The Essential Qualities of Servant Leadership

https://triplecrownleadership.com/the-essential-qualities-of-servant-leadership/The Essential Qualities of Servant Leadership
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In the years since Robert Greenleaf first published his essay, “The Servant as Leader,” many notable authors and experts have built upon his work. As expected, servant leadership in theory and practice has evolved over time as the context of leading has changed.

Here we’ll summarize Greenleaf’s original ideas on servant leadership, recap what some others have added, and then add a few of our own thoughts.

 

Greenleaf’s Qualities of Servant Leadership

In “The Servant as Leader,” Greenleaf wrote (the bold italics are ours):

  • “The servant-leader is servant first… Putting people first… That person is sharply different from the one who is leader first, perhaps because of the need to assuage an unusual power drive…”
  • “The very essence of leadership [is] going out ahead to show the way … The leader ventures to say, ‘I will go; come with me!’ while knowing that the path is uncertain, even dangerous.”
  • “…clearly stating and restating the overarching purpose… [to] dream great dreams.”
  • Stewardship… [to] elicit trust.”
  • “Only a true natural servant automatically responds to any problem by listening first.”
  • “…uses power ethically, with persuasion as the preferred mode.”
  • “…seeks consensus in group decisions.”
  • “The art of withdrawal… reflection and silence.”
  • “… accepts and empathizes… requires a tolerance of imperfection.”
  • Foresight … a sense for the unknowable and [being] able to foresee the unforeseeable…”
  • Awareness and perception”: Leaders understand the reality that confronts them and act accordingly.
  • Conceptualizing … to state and adjust goals, to evaluate, to analyze, and forsee the contingencies along the way.”
  • Healing… between servant leader and [those] led is the understanding that the search for wholeness is something they share.”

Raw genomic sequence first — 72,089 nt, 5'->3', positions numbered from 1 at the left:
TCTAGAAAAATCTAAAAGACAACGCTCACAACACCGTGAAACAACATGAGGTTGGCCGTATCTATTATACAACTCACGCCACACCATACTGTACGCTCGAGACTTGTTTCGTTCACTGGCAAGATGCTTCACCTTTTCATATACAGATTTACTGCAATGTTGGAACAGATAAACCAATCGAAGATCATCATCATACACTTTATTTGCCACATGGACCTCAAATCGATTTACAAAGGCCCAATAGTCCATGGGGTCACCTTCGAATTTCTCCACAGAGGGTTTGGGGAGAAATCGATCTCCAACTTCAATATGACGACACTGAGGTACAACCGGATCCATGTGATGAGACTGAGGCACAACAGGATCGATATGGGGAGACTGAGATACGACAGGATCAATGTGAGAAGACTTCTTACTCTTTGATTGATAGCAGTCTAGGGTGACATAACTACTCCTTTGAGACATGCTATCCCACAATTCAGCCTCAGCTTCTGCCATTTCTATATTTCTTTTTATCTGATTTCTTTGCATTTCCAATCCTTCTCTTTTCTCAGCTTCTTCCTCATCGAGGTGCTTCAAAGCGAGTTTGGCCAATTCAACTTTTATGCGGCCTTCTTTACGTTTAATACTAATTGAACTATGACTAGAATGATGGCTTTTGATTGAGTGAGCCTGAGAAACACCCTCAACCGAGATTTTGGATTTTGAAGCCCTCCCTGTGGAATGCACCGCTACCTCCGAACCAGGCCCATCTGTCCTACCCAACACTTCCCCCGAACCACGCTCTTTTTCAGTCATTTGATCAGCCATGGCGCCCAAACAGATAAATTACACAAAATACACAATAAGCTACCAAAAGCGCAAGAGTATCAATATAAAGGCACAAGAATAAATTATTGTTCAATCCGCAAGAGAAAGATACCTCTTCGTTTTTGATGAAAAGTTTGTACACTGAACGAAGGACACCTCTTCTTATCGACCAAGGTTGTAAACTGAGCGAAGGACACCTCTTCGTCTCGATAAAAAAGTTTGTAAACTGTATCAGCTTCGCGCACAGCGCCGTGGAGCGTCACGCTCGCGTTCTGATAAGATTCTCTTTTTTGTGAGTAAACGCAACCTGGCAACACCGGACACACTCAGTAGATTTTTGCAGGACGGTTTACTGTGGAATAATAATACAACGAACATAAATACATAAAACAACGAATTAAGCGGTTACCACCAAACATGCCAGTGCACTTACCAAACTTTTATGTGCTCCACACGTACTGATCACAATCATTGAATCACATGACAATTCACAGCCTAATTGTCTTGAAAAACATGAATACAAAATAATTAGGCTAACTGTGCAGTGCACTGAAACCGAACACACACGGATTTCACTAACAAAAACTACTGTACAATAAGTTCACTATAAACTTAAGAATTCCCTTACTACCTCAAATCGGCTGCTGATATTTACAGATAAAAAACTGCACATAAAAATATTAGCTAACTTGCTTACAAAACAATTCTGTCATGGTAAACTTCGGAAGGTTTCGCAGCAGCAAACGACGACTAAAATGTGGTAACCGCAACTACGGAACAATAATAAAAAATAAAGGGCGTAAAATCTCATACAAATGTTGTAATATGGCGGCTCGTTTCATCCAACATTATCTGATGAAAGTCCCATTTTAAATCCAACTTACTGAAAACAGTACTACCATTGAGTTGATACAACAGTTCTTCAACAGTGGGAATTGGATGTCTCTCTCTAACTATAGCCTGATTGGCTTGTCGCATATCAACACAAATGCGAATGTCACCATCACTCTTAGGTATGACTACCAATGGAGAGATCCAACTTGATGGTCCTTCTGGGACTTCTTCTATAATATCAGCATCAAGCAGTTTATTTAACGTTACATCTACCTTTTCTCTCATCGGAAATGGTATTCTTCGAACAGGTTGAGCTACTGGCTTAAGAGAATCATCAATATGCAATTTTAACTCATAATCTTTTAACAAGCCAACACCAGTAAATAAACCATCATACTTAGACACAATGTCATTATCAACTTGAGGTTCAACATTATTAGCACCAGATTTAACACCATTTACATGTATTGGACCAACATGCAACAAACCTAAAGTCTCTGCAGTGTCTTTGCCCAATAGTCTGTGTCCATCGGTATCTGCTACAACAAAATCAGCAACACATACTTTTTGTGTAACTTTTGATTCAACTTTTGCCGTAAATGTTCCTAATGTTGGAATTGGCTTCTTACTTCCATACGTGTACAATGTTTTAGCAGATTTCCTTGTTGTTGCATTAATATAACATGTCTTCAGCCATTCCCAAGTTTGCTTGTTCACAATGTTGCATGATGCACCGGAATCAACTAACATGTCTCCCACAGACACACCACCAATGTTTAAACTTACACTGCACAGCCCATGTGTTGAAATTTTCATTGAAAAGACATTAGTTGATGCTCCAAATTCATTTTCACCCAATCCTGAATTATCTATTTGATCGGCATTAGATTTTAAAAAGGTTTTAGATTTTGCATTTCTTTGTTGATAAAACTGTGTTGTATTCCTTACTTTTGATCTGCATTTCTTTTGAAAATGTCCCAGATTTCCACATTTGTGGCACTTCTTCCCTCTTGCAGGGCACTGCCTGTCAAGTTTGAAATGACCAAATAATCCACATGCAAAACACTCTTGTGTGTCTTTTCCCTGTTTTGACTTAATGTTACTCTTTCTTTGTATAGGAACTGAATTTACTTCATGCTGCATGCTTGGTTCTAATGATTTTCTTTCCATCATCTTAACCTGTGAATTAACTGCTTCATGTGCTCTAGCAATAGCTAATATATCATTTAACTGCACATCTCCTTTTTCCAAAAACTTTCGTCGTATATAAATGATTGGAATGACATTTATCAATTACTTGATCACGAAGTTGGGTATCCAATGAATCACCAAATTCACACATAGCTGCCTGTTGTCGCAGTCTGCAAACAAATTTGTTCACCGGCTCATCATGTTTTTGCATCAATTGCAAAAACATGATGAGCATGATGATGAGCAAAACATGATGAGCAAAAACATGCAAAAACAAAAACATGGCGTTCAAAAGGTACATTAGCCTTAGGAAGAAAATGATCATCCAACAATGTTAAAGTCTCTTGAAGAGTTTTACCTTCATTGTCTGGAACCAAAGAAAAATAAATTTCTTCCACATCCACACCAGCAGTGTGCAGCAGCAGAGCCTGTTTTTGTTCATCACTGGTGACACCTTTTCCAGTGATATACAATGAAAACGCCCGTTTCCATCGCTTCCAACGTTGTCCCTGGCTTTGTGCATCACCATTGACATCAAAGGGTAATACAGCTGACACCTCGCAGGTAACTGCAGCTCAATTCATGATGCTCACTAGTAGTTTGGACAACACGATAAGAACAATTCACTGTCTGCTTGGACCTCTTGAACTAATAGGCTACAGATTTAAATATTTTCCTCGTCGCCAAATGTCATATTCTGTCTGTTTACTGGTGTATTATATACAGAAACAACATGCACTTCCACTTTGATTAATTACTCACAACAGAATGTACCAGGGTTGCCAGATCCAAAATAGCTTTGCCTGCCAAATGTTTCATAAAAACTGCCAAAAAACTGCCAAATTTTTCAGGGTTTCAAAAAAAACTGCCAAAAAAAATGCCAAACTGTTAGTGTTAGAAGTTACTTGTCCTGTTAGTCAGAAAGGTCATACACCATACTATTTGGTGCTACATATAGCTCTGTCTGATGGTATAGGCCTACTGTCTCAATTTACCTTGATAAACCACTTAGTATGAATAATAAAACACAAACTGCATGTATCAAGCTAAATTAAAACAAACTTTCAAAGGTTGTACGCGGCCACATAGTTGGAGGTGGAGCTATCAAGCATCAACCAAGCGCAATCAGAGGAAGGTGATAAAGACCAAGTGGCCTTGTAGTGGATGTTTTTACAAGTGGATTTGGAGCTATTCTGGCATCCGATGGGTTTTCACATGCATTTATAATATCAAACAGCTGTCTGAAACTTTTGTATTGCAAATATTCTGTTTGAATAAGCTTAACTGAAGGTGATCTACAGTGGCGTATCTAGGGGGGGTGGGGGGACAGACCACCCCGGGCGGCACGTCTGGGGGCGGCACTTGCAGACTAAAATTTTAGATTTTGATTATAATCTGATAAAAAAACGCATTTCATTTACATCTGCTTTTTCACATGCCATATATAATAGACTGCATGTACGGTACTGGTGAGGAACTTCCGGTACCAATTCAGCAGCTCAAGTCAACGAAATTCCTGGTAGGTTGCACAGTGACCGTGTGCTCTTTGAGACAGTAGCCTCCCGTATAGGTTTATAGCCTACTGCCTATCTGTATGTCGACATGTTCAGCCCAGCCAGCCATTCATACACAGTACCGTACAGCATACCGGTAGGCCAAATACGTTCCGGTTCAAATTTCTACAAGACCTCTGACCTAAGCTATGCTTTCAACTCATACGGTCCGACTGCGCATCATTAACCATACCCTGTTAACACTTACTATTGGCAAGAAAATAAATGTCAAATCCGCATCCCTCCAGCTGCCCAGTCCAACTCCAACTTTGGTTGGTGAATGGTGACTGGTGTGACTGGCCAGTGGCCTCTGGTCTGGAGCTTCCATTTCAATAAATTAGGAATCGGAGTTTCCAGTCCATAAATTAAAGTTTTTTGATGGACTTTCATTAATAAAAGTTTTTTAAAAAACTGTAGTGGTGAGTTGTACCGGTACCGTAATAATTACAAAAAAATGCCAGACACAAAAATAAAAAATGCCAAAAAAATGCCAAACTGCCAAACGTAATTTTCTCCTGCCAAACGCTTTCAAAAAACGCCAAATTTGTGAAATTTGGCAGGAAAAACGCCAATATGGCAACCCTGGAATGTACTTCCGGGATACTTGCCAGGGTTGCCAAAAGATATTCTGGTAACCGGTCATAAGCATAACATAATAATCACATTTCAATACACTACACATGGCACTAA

• Community … [when] the liability of each for the other, and all for the one, is unlimited… It is a requirement of love.”

 

Servant Leadership Contributions from Others

Dr. Kent M. Keith, former CEO of the Greenleaf Centre for Servant Leadership (Asia), in The Case for Servant Leadership:

  • “Servant leadership has a “moral base.
  • Self-awareness” [emotional intelligence].
  • Developing colleagues
  • Finding meaning… Meaning comes from having a sense of purpose.”
  • Coaching instead of controlling … Unleashing the energy and intelligence of others.”

Jim Kouzes and Barry Posner, authors of The Leadership Challenge, said, “The more you control others, the more likely it is that they will rebel.”

Author Margaret Wheatley said, “Servant-leaders participate, guide, coach, and facilitate.”

Joseph J. DiStefano, author and university professor, noted other themes throughout Greenleaf’s life which are qualities of a servant leader, including:

  • Readiness and preparation” through constant learning and seeking.
  • Patience, faith, and humility” to let clear insights emerge from the deep dive into the exploration.
  • One’s ability to “synthesize” complex ideas clearly.

Max DePree, chairman of Herman Miller Company and author of Leadership Is an Art and Leadership Jazz: The Essential Elements of a Great Leader, cited other essential qualities of the servant leader: integrity, vulnerability, discernment, courage in relationships, and comfort with ambiguity.

Larry C. Spears, Michele Lawrence, and Ken Blanchard in Focus on Leadership: Servant-Leadership for the Twenty-First Century, synthesizing the work of Robert Greenleaf with ten characteristics of a servant leader:

  1. Listening: acknowledging the viewpoint of followers and validating these perspectives
  2. Empathy: standing in the shoes of others and seeing things from their point of view
  3. Healing: in helping followers become whole, servant leaders are themselves healed
  4. Awareness: understanding oneself and the impact one has on others
  5. Persuasion: creating change through gentle, nonjudgmental argument
  6. Conceptualization: being a visionary for an organization
  7. Foresight: predicting what is coming based on the present and the past
  8. Stewardship: carefully managing the people and organization, and holding the organization in trust for the greater good of society
  9. Commitment to the Growth of People: treating followers as unique and worthy, with intrinsic value beyond what they contribute to the organization.